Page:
On Saturday, December 19, 2020, Dr. Larry E. Ashmore passed away at the age of 68 after a 12 year battle with cancer. After learning about LLN from his physical therapist, Larry joined our board and served as our treasurer for many years and also did LLN’s non-profit IRS filings. Larry was our LLN Volunteer of the Year in 2015. We noted then: “”Every year at this time, we recognize one of our own who has shown exceptional service to the LLN. The person we recognize this year has served as the LLN treasurer for several years. After his cancer surgery, he developed lymphedema in his arm from an infected port for chemo delivery. His positive attitude and happy smile has seen him through two reoccurrences. Y Larry was born in 1952 in Atlanta, Georgia and was married with three daughters. He spent much of his working career at SunTrust Bank as an internal auditor. While working there, Larry attended Nova Southeastern University, where he earned a Doctorate in Business Administration. He was licensed in Georgia as a CPA, and as an accomplished business leader, he followed his dream to become a professor, and taught for the Masters of Accounting program at Georgia State University and was also a member of the Advisory Council of the University’s School of Accountancy. During his career at GSU, Larry had the opportunity to lead a group of students to the Annual Georgia Internal Audit Case Competition, where his team went on to win the event. He additionally worked part-time with the public accounting firm, Kilpatrick, Rea and Associates in delivering assurance and tax services. Larry retired from SunTrust Banks, Inc. in 2012, after 25 years, serving the last several years as Senior Vice President and Managing Director of Audit Services. His earlier professional career included the firms Ernst & Young and KPMG. Board member Deb Cozzone added this note: “Larry revolutionized the way we were banking, by separating funds into separate accounts that more closely aligned with our initiatives. He almost single-handedly managed the audit of our 2014 financials, which was very detailed and time-consuming. He was a professional, offering excellent advice for improvement in our financial practices and processes. He was forever patient with me as he provided me more responsibilities for the payment of BAG Fund invoices through the electronic banking system. He always had a smile on his face and he was an intelligent, compassionate, loving and kind man. He always found time for a kind word and thoughtful questions for our volunteers at the LLN conference. His lust for life (whether riding his motorcycle, loving his family or serving others), his faith and his strength in the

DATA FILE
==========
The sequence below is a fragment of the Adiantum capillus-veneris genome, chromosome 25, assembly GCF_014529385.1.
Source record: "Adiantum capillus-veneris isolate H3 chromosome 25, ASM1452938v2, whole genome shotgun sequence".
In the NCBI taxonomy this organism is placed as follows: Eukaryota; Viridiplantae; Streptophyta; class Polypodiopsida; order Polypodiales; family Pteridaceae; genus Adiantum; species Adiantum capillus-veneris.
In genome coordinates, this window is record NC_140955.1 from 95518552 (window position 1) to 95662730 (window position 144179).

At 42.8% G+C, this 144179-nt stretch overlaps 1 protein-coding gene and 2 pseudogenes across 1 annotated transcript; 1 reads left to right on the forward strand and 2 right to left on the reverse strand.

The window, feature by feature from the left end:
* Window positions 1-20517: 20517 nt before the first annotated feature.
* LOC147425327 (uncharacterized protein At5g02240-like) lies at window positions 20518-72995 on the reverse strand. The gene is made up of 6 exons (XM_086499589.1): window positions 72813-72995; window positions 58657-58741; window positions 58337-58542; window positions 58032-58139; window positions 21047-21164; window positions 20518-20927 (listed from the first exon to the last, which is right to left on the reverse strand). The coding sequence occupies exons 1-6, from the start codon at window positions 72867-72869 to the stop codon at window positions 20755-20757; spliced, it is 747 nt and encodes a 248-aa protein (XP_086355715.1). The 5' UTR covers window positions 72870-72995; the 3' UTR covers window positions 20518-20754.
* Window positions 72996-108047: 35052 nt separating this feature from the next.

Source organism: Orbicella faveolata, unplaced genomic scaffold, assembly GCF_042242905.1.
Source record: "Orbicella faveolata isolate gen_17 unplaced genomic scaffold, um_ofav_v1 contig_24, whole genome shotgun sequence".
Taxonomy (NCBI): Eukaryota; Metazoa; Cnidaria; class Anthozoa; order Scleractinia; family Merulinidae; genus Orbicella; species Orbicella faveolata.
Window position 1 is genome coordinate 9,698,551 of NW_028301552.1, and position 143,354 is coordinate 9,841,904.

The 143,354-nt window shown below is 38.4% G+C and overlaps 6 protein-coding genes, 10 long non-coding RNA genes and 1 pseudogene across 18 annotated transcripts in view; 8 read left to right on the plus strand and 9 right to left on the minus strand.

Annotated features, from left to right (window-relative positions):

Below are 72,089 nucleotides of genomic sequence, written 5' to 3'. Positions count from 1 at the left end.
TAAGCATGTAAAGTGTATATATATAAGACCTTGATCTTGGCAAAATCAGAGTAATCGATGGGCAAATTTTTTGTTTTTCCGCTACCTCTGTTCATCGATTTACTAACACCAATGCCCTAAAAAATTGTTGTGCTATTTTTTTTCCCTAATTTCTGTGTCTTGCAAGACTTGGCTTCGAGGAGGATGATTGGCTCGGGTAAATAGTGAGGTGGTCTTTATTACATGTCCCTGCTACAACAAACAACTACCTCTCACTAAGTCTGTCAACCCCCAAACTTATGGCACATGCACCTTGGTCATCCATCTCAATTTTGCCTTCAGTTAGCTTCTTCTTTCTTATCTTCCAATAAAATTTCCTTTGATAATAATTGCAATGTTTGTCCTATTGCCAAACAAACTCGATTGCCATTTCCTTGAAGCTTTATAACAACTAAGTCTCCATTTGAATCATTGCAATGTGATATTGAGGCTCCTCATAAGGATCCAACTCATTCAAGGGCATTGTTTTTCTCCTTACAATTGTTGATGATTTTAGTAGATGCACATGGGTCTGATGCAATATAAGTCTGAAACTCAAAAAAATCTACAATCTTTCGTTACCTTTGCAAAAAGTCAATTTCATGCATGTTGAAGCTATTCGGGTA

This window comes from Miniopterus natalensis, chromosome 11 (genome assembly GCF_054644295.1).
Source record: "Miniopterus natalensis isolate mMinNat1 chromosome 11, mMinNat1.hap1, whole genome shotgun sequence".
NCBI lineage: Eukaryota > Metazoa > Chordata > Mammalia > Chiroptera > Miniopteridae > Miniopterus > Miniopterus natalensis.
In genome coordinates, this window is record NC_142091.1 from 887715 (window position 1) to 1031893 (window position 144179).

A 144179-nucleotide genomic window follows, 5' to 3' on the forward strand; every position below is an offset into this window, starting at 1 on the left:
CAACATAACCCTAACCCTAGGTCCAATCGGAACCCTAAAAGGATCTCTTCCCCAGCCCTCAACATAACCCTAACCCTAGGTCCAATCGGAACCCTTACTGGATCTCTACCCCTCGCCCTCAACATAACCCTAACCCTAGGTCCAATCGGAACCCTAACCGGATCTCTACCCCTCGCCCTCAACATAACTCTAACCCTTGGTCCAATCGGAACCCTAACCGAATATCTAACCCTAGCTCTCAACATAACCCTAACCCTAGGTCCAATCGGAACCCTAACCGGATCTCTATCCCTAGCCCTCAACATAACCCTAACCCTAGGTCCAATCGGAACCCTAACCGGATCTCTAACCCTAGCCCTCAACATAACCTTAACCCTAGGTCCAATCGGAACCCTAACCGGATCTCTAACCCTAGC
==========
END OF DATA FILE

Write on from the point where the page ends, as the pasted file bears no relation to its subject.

Where to start to acknowledge the accomplishments of Pat? Charles “Pat” O’Connor graduated from Portland State University, Portland, Oregon with a BA in history, political science and social science. He served as student body President for two years. He went on to do graduate work in Soviet studies. He studied abroad in Switzerland at “The L’Abri Fellowship”. His course of study was “The Intellectual Climate of the New Theology”. During his career he obtained certifications in customer service management, estate planning, life/health/casualty insurance, and an advanced certification in patient account. Pat was the creator and founder of the award winning website “Lymphedema People”. He was a member of the Lymph Science Advocacy Program (LSAP) through the National Lymphedema Network. Pat served on the Board of Directors for the Lighthouse Lymphedema Network for many years and was recognized in 2006 with a Certificate of Appreciation for his service. In the LLN book entitled The Puzzle: An Inside Glimpse of Lymphedema, Pat was a significant contributor. Not only did he contribute his story Go for the Gold, but he also contributed For the Newly Diagnosed and his beautiful poem The Lighthouse. No patient was more knowledgeable about lymphedema and the lymphatic system, than he was. When his health would no longer allow him to work, he devoted his time creating blogs that communicated with patients and researchers throughout the world. Pat was especially concerned about children with lymphedema. His mission was always to make both the medical profession and the general public recognize the seriousness of this condition. Pat was born with lymphedema called primary/hereditary lymphedema. His twin did not have lymphedema, however, there were others in his family with this condition, thus causing great concern to Pat when he learned that he was to become a grandfather. He was excited to report no swelling in Connors legs and no swelling in two other grandson’s limbs. Pat’s lymphedema was caused by “hypoplasia” of the lymphatics. This means the lymphatic system is constricted and or missing important part’s. Tests done when he was a teen showed that he was missing significant lymph nodes in the inguinal regions. During Pat’s life of dealing with lymphedema, extensive fibrotic tissue of his legs, the diagnosis of B-cell lymphoma and eventual over-all body lymphedema including difficulty in breathing, significant new swelling in both arms, abdomen, chest and back, and the overwhelming pain, he had to deal with frustration and ignorance from the medical community. Eventually, Pat found 3 special physicians whom he admired and who would “listen” to him. Quote from Pat, “We know how lymphedema effect’s our bodies, what is (normal) for ourselves and what should or should not be happening. Listen, care about,